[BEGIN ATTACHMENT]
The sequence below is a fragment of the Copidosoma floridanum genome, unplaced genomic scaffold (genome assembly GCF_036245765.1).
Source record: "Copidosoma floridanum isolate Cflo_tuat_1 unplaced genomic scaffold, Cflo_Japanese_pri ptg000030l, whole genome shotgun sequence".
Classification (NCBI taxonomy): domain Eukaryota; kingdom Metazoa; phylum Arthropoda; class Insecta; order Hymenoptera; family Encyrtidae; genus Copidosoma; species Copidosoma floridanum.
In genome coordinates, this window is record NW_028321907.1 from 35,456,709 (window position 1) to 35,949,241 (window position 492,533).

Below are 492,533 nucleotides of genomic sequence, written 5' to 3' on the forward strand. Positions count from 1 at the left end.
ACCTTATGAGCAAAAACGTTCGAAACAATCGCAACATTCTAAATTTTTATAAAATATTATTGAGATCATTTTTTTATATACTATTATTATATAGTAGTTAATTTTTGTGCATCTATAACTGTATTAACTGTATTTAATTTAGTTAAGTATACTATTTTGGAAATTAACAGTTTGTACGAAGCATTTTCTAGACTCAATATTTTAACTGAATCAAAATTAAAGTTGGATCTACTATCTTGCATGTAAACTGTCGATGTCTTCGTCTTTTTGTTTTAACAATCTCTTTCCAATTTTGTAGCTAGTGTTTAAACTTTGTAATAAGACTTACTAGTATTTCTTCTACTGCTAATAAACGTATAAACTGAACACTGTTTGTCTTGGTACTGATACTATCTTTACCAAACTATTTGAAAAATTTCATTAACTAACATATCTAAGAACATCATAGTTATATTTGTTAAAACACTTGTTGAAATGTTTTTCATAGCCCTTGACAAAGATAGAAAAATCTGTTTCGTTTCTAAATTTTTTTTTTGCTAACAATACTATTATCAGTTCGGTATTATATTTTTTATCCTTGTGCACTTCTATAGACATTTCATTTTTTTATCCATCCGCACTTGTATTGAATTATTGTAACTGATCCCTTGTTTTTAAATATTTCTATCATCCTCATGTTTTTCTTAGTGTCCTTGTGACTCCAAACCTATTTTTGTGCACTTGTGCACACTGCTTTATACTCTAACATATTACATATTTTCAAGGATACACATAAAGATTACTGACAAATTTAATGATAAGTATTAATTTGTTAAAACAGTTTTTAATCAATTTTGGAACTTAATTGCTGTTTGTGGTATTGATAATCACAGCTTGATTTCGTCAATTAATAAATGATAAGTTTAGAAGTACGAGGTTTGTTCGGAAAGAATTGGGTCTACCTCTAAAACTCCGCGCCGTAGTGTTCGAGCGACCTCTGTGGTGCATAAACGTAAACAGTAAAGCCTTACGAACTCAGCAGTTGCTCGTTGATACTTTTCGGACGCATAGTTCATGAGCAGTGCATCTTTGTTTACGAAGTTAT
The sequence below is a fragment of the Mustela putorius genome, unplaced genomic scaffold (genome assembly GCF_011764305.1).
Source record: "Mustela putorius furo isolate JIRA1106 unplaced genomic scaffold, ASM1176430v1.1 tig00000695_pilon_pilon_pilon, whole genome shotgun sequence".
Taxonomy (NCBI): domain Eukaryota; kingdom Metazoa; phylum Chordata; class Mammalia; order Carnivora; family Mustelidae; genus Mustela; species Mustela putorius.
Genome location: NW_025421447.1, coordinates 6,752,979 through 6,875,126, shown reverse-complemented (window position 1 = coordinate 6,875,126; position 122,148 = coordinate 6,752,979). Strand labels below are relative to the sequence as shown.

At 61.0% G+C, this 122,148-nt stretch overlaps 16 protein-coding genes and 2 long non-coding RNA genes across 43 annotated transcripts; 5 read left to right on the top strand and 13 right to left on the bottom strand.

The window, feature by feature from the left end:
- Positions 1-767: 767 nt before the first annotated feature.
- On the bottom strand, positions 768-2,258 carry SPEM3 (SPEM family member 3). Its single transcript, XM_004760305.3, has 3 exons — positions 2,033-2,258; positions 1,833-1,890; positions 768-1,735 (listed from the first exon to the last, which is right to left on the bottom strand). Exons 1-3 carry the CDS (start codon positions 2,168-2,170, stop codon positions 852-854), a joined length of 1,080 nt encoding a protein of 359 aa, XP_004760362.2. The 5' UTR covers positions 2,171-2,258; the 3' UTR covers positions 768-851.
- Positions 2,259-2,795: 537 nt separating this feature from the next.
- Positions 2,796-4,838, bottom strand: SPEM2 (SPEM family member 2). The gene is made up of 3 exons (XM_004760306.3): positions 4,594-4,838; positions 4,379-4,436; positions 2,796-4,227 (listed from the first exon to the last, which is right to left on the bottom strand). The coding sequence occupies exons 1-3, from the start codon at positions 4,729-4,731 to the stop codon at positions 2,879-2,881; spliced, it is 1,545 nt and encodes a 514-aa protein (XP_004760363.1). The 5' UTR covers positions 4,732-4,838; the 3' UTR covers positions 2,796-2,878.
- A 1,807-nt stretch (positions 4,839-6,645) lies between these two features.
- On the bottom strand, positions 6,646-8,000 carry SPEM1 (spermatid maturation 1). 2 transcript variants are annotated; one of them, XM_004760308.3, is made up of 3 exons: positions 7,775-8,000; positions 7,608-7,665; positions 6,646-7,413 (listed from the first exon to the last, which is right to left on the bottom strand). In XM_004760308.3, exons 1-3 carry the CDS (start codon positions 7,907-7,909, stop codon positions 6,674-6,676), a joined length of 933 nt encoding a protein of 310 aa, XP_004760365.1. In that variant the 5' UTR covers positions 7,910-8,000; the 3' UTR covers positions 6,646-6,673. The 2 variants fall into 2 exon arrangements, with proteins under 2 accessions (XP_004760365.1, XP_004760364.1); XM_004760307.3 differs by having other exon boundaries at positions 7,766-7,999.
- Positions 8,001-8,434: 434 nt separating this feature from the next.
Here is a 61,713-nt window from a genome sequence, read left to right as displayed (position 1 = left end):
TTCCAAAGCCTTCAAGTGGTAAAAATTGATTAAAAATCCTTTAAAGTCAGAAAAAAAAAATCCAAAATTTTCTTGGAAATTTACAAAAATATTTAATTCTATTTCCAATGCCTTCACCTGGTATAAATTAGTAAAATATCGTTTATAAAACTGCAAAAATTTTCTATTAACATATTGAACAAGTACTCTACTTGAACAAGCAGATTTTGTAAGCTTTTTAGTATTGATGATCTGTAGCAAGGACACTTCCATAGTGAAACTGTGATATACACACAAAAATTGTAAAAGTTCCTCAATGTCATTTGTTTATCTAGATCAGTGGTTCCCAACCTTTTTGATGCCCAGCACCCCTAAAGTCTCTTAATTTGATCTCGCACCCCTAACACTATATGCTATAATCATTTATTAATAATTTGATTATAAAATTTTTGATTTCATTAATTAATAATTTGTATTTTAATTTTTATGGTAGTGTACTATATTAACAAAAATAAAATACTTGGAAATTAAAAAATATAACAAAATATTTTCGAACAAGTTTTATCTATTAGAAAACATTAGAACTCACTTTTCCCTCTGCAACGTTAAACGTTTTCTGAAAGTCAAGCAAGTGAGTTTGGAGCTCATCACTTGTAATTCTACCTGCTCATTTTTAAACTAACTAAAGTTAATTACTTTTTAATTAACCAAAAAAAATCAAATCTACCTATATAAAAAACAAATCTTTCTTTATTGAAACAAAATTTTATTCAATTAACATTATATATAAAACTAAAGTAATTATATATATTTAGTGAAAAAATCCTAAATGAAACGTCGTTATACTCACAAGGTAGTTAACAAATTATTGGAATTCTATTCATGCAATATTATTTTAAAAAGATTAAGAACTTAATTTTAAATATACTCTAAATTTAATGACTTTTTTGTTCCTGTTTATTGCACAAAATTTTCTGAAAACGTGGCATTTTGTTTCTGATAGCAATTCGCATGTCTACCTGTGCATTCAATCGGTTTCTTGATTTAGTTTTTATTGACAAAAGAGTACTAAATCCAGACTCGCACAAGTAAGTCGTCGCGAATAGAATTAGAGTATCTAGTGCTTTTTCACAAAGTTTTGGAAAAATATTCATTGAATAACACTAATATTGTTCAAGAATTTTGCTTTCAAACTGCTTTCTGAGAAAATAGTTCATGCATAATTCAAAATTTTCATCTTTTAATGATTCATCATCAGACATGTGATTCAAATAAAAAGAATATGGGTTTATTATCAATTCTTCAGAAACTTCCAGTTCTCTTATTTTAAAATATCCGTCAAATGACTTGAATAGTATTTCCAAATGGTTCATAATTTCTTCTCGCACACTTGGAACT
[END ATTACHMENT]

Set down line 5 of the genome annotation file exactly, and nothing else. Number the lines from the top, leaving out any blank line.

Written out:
Below are 492,533 nucleotides of genomic sequence, written 5' to 3' on the forward strand. Positions count from 1 at the left end.